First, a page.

ACCESS: http://lcweb2.loc.gov/hlas/

Launched in December 1996, HLAS Online is the web version of the well-known Handbook of Latin American Studies. The Handbook is a massive annual annotated bibliography covering numerous subjects in the humanities and social sciences. Recently, a separate section on electronic resources has also been added. Signed bibliographic essays accompany extensive annotated bibliographies, each year comprising over 5000 citations. Since 1935, the Handbook has been an indispensable and authoritative research tool for Latin Americanists. It is also available in CD-ROM format, and via telnet to the Library of Congress's LOCIS system.

The strength of HLAS Online is quite simply the quickness and the efficiency with which relevant resources can now be identified. Users can search not only the entire span of the bibliographies from 1935 to the present, but also access preliminary data already online for future volumes not yet published. The search engine is efficient and powerful, and complex search strategies, Boolean operators, and truncation are all unnecessary. Full bibliographic records include hyperlinked subject headings which can be searched with a click of the mouse, allowing easy redirection of a search. Help screens are well designed and thorough, as is the entire site. Another feature unique to the web version is that HLAS Online is fully bilingual, so users can choose to access either a Spanish- or an English-language interface. Future plans include the development of a Portuguese interface as well.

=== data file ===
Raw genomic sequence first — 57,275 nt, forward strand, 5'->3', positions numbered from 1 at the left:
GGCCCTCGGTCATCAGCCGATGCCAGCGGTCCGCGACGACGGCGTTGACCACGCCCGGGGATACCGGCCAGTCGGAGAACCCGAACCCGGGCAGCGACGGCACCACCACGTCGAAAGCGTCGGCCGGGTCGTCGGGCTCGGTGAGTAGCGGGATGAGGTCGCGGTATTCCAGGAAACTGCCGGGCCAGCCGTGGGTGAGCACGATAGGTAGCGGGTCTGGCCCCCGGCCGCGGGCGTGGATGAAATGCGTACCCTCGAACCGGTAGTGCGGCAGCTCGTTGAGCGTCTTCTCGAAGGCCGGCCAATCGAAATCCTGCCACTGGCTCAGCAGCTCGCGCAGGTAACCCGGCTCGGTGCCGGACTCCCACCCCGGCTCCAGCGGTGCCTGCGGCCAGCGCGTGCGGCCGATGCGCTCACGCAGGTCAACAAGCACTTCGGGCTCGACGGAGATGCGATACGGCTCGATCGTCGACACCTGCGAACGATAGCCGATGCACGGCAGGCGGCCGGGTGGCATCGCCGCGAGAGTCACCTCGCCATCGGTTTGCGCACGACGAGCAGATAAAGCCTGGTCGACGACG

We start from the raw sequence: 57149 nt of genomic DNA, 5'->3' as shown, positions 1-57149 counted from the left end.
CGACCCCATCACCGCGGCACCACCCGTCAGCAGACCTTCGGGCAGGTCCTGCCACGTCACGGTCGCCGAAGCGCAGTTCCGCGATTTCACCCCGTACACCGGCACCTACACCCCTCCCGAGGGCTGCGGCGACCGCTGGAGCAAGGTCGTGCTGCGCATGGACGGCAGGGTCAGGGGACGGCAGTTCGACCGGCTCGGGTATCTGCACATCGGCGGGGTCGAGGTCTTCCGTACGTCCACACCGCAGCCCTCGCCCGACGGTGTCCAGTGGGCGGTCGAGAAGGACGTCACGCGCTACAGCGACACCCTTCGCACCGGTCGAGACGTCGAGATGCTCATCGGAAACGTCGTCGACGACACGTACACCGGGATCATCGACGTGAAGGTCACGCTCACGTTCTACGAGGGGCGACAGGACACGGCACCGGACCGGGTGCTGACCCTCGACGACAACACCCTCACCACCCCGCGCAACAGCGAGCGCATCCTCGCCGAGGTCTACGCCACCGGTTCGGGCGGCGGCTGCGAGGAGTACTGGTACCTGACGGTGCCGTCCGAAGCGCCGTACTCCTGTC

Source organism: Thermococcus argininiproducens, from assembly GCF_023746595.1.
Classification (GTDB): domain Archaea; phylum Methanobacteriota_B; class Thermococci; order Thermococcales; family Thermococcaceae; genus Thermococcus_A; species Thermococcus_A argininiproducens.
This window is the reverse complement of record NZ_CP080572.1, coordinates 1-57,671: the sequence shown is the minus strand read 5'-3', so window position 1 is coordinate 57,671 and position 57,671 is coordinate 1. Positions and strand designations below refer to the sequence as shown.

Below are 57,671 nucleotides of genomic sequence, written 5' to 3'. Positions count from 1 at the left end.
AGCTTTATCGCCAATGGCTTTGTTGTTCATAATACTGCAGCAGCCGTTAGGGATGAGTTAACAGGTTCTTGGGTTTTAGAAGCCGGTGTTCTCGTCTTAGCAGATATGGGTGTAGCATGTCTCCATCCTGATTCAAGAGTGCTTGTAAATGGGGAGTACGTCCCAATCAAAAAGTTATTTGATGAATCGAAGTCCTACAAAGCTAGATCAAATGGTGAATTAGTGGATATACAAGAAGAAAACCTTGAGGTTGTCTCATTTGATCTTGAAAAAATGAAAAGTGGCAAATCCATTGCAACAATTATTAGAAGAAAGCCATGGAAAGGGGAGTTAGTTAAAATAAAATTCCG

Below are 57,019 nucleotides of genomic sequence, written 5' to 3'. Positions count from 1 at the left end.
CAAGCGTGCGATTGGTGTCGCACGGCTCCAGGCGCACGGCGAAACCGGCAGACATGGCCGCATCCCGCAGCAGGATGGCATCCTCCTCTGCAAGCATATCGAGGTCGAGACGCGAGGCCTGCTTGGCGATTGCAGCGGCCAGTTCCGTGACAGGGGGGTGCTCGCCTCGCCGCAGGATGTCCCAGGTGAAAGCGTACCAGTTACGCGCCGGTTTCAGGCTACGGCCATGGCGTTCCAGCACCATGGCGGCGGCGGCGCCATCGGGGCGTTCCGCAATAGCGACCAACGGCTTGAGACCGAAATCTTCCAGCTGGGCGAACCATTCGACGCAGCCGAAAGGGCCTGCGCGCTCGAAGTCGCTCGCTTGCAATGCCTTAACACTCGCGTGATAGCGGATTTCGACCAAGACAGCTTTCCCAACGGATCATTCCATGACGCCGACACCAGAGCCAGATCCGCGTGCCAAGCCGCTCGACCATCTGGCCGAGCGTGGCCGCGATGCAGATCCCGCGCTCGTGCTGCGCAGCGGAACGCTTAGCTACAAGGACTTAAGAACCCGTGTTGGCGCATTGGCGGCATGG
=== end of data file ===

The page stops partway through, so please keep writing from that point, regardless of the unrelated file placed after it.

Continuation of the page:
There are some noteworthy features of the print version missing from HLAS Online. For example, the most recent bibliographic essays are not available online, and editorial overviews, lists of contributing editors, and most tables of contents are also not included. Thus, librarians inclined to rush out and cancel subscriptions to the print volumes of the Handbook in favor of HLAS Online should instead consider these as complementary resources. HLAS Online is highly recommended for quick literature searches, for remote users, and for Spanish-language access. Researchers seeking to gain a clear understanding of recent developments in a particular field will need to consult the print volumes. Both versions are vital resources for all academic or large public library collections.

Reviewer name: Susan A. Vega Garcia
Position: Reference & Minority Outreach Librarian
Institution: Iowa State University Library
E-mail address: savega@iastate.edu
Date of review: May 29, 1997

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